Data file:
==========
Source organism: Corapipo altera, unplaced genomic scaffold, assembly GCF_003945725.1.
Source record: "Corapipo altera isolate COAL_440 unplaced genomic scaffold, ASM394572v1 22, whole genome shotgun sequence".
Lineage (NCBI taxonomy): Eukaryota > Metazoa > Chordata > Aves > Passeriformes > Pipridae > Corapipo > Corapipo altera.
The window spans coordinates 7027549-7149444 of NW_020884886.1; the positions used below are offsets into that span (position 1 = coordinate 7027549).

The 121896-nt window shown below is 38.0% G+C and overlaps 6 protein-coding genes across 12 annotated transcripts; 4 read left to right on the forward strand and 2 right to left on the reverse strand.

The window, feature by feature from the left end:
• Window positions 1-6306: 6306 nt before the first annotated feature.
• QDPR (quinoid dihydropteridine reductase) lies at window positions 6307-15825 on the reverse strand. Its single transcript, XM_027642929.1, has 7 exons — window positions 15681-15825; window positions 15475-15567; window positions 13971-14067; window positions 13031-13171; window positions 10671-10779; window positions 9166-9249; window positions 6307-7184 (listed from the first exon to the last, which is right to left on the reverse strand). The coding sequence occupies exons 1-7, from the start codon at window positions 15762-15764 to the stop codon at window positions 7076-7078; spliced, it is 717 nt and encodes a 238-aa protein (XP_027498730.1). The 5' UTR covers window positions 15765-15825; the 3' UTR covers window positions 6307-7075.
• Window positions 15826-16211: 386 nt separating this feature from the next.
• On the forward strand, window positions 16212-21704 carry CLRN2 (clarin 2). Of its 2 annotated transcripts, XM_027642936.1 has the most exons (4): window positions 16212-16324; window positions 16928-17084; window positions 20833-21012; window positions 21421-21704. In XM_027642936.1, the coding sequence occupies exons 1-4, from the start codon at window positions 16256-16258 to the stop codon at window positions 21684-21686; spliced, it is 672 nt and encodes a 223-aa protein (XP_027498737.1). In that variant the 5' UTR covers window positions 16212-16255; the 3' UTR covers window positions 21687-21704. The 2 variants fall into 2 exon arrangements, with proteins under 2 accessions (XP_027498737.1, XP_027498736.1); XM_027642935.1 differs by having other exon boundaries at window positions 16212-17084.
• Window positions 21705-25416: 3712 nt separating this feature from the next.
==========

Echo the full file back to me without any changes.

Source organism: Corapipo altera, unplaced genomic scaffold, assembly GCF_003945725.1.
Source record: "Corapipo altera isolate COAL_440 unplaced genomic scaffold, ASM394572v1 22, whole genome shotgun sequence".
Lineage (NCBI taxonomy): Eukaryota > Metazoa > Chordata > Aves > Passeriformes > Pipridae > Corapipo > Corapipo altera.
The window spans coordinates 7027549-7149444 of NW_020884886.1; the positions used below are offsets into that span (position 1 = coordinate 7027549).

The 121896-nt window shown below is 38.0% G+C and overlaps 6 protein-coding genes across 12 annotated transcripts; 4 read left to right on the forward strand and 2 right to left on the reverse strand.

The window, feature by feature from the left end:
• Window positions 1-6306: 6306 nt before the first annotated feature.
• QDPR (quinoid dihydropteridine reductase) lies at window positions 6307-15825 on the reverse strand. Its single transcript, XM_027642929.1, has 7 exons — window positions 15681-15825; window positions 15475-15567; window positions 13971-14067; window positions 13031-13171; window positions 10671-10779; window positions 9166-9249; window positions 6307-7184 (listed from the first exon to the last, which is right to left on the reverse strand). The coding sequence occupies exons 1-7, from the start codon at window positions 15762-15764 to the stop codon at window positions 7076-7078; spliced, it is 717 nt and encodes a 238-aa protein (XP_027498730.1). The 5' UTR covers window positions 15765-15825; the 3' UTR covers window positions 6307-7075.
• Window positions 15826-16211: 386 nt separating this feature from the next.
• On the forward strand, window positions 16212-21704 carry CLRN2 (clarin 2). Of its 2 annotated transcripts, XM_027642936.1 has the most exons (4): window positions 16212-16324; window positions 16928-17084; window positions 20833-21012; window positions 21421-21704. In XM_027642936.1, the coding sequence occupies exons 1-4, from the start codon at window positions 16256-16258 to the stop codon at window positions 21684-21686; spliced, it is 672 nt and encodes a 223-aa protein (XP_027498737.1). In that variant the 5' UTR covers window positions 16212-16255; the 3' UTR covers window positions 21687-21704. The 2 variants fall into 2 exon arrangements, with proteins under 2 accessions (XP_027498737.1, XP_027498736.1); XM_027642935.1 differs by having other exon boundaries at window positions 16212-17084.
• Window positions 21705-25416: 3712 nt separating this feature from the next.